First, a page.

QLD Lock Out Laws scrapped. Are Queenslanders better on the booze than New South Welshmen?
- January 27, 2017
- Posted by: acLaw
- Category: Uncategorised
By Joseph Correy
This week while Sydney celebrated 3 pubs being granted exemptions to the Lock Out Laws, our Northern neighbours continued to get on the grog all night long.
Queenslanders savoured their drinks when the QLD Government scrapped a 1am lockout to commence on 1 February 2017. In NSW, Sydneysiders remain locked out of the city after 1.30am.
In truth, it is hard to compare the two states because whilst Sydney pubs rolled over to the nanny state, Brisbane publicans raised the middle finger. Since 1 July 2016, venues had been prevented from selling alcohol after 3am but Queensland Attorney-General Yvette D’ath told the ABC the laws were ignored and venues traded anyway using exemption permits.
The exemption permits were designed to be used for special events such as New Year’s Eve. An interim six-month report found clubs in the Fortitude Valley precinct used the permits on alternate weekends. The report found there had not been a weekend since 1 July – when drink restrictions first came in – that revellers had not been able to buy a drink after 3am in Fortitude Valley.
Mrs D’Ath said “[The permits] have been used by some venues to ensure they had continuous trade … to the point that they were openly advertising that they were continuing to trade until 5:00am and thumbing their nose at these laws“.
So what was the outcome of the 3am prohibition of alcohol in Queensland introduced last year? The Queensland laws resulted in no noticeable drop in assaults or hospital presentations because of the rules, and there has not been a single weekend night where all venues in the Fortitude Valley have ceased the service of alcohol at 3:00am.
In NSW, the Lock Out Laws resulted in a very different picture. Data from the NSW Government’s Bureau of Crime Statistics and Research (BOCSAR) showed non-domestic related assaults in Kings Cross have fallen 45 per cent since the lockouts came into force and 20 per cent in the rest of the CBD, which is also covered by the laws.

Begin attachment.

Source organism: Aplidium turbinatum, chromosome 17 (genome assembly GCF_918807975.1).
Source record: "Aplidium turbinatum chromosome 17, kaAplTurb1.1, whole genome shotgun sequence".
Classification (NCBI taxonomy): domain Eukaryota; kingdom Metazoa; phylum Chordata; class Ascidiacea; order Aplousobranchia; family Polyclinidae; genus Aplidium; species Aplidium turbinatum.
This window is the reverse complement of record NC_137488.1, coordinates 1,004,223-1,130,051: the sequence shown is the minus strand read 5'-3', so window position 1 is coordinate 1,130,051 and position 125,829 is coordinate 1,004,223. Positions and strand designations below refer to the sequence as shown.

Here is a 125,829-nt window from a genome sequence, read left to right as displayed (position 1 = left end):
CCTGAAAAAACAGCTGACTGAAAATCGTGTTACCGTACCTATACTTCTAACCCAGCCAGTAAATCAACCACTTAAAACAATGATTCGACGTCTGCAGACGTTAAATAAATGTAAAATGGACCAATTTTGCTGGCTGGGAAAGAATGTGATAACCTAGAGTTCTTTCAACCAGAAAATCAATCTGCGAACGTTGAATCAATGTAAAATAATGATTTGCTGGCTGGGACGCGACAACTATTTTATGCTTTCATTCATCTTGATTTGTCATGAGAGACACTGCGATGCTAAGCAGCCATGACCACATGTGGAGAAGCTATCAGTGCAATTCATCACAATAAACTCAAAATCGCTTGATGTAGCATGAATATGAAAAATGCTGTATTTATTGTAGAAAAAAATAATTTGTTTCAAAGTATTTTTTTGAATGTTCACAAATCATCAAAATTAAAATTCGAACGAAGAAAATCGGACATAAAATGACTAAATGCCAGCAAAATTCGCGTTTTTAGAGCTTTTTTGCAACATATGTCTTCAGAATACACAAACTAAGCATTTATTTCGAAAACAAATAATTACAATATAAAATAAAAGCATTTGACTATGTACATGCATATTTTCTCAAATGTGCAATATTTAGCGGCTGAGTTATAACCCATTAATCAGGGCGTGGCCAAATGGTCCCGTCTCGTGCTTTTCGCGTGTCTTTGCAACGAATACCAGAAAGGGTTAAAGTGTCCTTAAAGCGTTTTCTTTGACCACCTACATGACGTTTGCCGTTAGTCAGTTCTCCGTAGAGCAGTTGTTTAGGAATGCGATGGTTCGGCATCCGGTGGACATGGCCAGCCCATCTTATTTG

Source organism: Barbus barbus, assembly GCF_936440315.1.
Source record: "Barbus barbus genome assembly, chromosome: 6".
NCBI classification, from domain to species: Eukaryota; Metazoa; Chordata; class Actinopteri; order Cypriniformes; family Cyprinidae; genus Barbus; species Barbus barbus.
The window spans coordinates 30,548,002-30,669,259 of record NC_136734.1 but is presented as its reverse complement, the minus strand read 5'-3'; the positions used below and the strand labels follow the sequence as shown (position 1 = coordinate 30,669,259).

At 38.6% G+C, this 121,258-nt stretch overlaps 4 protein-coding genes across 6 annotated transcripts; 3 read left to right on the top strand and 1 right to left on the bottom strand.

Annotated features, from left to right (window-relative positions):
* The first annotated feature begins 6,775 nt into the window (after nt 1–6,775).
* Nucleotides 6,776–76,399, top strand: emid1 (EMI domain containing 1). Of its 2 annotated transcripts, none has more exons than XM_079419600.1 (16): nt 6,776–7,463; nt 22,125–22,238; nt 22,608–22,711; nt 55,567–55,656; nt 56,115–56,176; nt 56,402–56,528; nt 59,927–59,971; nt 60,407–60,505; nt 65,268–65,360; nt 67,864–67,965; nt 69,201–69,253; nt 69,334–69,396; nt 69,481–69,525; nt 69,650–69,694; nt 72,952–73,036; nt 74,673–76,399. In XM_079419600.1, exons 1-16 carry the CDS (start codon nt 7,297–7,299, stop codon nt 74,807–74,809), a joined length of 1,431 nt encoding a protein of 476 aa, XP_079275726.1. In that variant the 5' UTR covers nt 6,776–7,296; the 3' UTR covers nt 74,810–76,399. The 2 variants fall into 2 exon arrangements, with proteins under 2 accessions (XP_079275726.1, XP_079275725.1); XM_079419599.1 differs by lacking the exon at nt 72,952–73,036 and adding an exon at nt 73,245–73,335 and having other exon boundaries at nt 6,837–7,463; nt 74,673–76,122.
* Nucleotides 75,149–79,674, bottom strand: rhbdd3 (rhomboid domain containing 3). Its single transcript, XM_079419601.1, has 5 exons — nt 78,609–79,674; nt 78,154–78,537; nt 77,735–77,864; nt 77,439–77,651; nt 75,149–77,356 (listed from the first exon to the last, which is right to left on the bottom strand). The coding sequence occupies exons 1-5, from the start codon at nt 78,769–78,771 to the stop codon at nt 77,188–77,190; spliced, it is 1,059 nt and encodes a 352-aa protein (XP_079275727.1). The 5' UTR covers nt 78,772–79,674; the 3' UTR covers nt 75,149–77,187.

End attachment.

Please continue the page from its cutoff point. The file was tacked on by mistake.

However, anti-lockout campaigners aren’t impressed by the numbers being bandied round. Tyson Koh, founder of the Keep Sydney Open campaign, told news.com.au that at least 20 venues had closed-down since the law reforms came into force.
“Our streets weren’t carnage, it was manageable, but instead of providing adequate services to manage night-life (the government) whacked a curfew on the city instead and that was really disappointing,” he said.
Critics such as Mr Koh do not dispute a reduction in assaults may have happened but say it was hardly surprising with a big closed sign hung above the city and people staying away in droves.
“Kings Cross will never be the way it was before,” he said. “But it’s not too late for Sydney’s night-life, we can improve entertainment options in areas like Oxford St and the CBD to coax people back into the city.”
With NSW Premier Mike Baird gone is it time to revisit the lock out laws debate, and should they be rolled back or expanded?
Joseph Correy is a partner at Criminal Law firm, AC Law Group. He is a criminal lawyer with offices in the Sydney CBD, Parramatta, Blacktown and Redfern.